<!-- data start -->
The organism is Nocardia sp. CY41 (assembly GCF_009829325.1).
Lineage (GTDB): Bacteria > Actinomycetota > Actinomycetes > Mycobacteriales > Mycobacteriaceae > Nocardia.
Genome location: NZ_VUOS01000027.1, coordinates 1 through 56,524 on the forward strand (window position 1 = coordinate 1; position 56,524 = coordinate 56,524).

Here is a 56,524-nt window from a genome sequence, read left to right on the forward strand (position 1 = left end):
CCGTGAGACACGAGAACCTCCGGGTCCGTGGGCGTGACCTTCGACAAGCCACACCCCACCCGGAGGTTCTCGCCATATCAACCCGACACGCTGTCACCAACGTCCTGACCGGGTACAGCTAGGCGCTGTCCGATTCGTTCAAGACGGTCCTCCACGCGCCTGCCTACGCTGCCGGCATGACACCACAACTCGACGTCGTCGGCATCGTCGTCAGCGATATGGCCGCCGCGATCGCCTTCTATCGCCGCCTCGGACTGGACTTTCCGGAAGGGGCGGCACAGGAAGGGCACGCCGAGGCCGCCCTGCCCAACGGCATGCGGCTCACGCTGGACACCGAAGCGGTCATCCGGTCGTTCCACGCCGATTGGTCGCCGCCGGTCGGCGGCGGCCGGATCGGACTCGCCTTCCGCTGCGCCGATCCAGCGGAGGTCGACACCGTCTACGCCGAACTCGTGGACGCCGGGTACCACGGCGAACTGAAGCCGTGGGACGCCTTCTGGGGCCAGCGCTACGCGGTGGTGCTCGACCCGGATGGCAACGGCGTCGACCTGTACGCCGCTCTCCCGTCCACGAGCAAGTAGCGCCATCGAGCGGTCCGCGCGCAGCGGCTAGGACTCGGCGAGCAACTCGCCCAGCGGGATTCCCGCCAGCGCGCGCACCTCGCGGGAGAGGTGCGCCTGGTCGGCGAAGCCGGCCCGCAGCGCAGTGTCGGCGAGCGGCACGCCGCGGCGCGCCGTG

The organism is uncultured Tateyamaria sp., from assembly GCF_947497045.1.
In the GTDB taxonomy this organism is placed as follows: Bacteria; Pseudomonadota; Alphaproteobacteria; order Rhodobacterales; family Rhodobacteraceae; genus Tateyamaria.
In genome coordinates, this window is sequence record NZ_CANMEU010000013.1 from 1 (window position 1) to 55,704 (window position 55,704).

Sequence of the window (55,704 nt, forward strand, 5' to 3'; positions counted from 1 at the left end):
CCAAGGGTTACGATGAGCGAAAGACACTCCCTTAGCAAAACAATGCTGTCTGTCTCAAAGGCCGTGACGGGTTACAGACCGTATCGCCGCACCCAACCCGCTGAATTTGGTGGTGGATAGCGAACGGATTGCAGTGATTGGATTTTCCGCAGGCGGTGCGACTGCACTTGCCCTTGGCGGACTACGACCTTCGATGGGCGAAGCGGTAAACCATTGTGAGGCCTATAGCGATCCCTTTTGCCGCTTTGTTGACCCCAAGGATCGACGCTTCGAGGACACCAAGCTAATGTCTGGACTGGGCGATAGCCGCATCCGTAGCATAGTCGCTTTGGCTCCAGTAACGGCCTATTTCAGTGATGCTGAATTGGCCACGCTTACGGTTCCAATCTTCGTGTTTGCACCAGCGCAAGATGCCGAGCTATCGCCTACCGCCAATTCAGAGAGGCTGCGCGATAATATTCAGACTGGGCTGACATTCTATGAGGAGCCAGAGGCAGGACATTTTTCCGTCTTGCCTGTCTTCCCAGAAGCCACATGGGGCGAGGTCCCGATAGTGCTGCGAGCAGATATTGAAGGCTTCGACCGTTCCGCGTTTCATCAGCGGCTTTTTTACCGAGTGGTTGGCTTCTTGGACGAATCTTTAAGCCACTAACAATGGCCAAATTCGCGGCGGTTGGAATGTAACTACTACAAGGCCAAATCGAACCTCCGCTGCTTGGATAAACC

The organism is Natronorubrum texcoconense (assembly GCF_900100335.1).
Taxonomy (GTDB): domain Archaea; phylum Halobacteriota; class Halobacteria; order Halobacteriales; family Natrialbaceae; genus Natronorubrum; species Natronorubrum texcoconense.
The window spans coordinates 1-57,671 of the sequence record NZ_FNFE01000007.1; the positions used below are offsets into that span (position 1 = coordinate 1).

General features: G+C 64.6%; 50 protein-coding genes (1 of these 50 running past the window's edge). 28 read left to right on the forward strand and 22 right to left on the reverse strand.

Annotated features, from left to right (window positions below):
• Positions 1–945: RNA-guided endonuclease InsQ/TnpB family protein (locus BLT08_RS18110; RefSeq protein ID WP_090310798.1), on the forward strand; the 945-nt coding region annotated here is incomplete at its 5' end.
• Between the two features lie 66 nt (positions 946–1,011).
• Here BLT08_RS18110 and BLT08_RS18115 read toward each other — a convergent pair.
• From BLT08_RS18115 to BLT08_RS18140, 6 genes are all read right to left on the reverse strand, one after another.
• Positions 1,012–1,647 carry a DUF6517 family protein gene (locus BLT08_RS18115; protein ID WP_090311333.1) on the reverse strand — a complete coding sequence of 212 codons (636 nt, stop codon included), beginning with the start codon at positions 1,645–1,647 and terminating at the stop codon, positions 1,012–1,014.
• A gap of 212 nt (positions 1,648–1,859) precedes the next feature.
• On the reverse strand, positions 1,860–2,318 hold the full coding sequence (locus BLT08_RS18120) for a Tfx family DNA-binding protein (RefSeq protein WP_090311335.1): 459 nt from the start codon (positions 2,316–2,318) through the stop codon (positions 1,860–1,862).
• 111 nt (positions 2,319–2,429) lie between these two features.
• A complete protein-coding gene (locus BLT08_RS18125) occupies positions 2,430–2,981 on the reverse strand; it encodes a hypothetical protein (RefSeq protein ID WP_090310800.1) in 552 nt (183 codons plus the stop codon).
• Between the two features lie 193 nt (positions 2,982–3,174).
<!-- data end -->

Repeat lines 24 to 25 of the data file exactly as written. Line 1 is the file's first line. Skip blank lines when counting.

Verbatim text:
• A complete protein-coding gene (locus BLT08_RS18125) occupies positions 2,430–2,981 on the reverse strand; it encodes a hypothetical protein (RefSeq protein ID WP_090310800.1) in 552 nt (183 codons plus the stop codon).
• Between the two features lie 193 nt (positions 2,982–3,174).